Saturday, 25 February 2017

Ayn Rand On Foreign Policy

The first chapter of “Ayn Rand Answers: The Best of Her Q & A” contains a few Q&A in which Ayn Rand calls for a total rejection of the traditional conventions that have led to the dubious foreign policy decisions and misguided foreign adventures.

She advocates strong foreign policy for safeguarding the interests of the citizens.

The foreign policy topics covered in the Q&A are wide ranging: the Vietnam war, Arab-Israeli conflict, threat from the Soviet Union, military preparedness, development of nuclear weapons, immorality of pacifism, collateral damage in wars, and much else.

To indicate the general flavor of Rand’s arguments on foreign policy, here are the excerpts from some of her answers:

On Cuban crisis
President Kennedy’s ultimatum was the first time in fifty years that an American president spoke like an American president. It was magnificent. For once, he addressed Russia properly; and Russia, like any bully, backed down when confronted with strength. But Kennedy let the victory disappear into meaninglessness, and nothing happened. He surrendered to the United Nations. Therefore, we didn't win any concession, merely a gesture.

On Vietnam crisis
The idea that this country cannot defeat Vietnam is ridiculous, and the whole world knows it. But we are not allowed to use our strength. We’re not allowed to take proper measures—that is, pursue the Vietcong across borders and into its own territory, and so on. We are fighting with our hands tied. The idea that America must withdraw from Vietnam is worse than appeasement. It is a shameful pretense. Further, since the world knows we are not physically weak, it would be an admission of moral corruption: that we do not possess a primitive dignity that any nation should have—to its own dead, if nothing else—that if it is involved in a war, it should finish it. It must win or be defeated.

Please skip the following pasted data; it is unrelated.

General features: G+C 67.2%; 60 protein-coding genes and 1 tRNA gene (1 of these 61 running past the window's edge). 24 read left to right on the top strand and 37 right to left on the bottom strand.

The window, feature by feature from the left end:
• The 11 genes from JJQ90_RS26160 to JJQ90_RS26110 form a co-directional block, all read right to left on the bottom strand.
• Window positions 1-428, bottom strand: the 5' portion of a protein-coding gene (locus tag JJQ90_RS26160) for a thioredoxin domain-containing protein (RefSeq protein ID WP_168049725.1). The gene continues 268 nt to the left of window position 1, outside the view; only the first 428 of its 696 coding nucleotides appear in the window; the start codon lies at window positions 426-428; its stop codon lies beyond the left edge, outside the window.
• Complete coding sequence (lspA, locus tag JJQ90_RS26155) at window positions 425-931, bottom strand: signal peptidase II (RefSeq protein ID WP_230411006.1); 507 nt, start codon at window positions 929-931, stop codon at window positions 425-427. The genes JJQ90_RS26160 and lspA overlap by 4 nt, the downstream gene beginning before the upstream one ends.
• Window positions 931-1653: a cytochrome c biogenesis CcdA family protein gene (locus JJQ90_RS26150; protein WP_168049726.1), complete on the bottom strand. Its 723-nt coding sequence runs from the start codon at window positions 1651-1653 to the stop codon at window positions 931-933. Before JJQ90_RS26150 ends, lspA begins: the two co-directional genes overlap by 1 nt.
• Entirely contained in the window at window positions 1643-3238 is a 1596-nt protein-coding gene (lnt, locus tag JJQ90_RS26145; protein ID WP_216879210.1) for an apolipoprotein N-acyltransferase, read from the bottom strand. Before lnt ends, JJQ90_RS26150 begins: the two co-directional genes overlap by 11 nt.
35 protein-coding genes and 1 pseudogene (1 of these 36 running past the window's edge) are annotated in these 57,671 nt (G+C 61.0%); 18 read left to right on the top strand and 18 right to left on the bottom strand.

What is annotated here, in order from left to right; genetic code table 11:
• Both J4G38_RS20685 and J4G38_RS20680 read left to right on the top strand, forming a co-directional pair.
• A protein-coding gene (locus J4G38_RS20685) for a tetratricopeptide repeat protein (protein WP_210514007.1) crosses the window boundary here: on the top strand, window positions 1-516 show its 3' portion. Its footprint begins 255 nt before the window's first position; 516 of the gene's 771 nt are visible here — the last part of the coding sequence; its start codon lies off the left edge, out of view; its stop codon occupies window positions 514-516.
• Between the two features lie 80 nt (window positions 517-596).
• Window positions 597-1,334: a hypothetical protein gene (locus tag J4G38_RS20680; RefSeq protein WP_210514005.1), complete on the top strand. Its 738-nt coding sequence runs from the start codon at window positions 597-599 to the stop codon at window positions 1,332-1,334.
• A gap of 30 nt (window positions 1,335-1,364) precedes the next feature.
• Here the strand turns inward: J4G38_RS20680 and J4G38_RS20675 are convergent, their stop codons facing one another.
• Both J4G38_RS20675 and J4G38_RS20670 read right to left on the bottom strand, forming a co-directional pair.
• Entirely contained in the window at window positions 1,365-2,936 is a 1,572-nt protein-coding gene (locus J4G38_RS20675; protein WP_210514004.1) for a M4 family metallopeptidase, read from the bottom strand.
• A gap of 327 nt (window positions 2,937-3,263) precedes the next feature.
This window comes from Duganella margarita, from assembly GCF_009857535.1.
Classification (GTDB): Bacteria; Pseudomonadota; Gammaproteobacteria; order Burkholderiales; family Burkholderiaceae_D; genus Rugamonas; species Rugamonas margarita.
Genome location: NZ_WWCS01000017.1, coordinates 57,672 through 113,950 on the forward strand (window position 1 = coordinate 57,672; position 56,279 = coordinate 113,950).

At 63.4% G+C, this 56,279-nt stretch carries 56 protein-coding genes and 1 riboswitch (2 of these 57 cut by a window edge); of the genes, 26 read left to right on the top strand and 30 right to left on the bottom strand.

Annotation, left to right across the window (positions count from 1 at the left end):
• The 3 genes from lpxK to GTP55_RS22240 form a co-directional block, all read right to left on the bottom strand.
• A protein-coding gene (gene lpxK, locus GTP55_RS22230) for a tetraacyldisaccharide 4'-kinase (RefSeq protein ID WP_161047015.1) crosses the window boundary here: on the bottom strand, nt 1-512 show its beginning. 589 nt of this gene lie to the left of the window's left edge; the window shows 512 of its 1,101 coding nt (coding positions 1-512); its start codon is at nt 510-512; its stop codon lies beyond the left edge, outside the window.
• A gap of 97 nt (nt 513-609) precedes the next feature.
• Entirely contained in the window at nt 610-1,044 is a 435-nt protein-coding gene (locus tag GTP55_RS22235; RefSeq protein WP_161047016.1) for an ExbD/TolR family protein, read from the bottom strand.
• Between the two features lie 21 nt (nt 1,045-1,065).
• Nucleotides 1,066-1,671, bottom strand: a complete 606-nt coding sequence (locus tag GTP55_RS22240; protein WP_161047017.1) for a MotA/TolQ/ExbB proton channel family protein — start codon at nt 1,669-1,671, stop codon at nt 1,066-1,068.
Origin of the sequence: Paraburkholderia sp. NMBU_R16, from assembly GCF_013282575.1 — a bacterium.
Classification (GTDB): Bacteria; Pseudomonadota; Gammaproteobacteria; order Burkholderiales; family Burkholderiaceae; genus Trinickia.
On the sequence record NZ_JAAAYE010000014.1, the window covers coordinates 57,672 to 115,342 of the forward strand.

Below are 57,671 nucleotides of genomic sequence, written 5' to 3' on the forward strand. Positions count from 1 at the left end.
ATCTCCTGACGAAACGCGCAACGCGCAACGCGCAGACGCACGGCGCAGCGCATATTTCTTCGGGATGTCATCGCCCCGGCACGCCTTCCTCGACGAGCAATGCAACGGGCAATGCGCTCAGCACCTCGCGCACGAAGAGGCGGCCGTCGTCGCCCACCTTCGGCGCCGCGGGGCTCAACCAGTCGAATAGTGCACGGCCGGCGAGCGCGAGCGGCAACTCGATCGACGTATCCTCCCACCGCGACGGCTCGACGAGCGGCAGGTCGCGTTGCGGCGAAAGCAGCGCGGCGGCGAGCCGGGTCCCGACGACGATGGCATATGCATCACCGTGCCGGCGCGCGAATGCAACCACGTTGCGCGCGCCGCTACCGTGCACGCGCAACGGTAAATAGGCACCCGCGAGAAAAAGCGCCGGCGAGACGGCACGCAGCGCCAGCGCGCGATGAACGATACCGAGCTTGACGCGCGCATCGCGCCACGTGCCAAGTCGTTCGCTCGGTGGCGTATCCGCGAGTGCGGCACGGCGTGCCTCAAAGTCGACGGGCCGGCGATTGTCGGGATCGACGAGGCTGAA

On military preparedness
We should be ahead, as we were originally. One of the historic crimes of this country’s governments is that they allowed our superiority to deteriorate. But we can’t complain about that now; we must correct it.

Immorality of pacifism
This is the position of the goddamned pacifists, who won’t fight, even if attacked, because they might kill innocent people. If this were correct, nobody would have to be concerned about his country’s political system. But we must care about the right social system, because our lives depend on it—because a political system, good or bad, is established in our name, and we bear the responsibility for it.

Foreign obligations and treaties
Western countries are leaning on one another, as bad risks and parasites, and the United States is the only remaining pillar, though it’s almost eaten away. So the first step in any solution is to break those foreign obligations, and demand payment for what is owed. If the United States received part of the money the world—and particularly Europe—owes it, we might have a Renaissance in America overnight. The problem is that that money no longer exists. There are only consumers on a more advanced stage toward dictatorship than we are.

(Source: Ayn Rand Answers: The Best of Her Q & A; Chapter: “Politics and Economics”)

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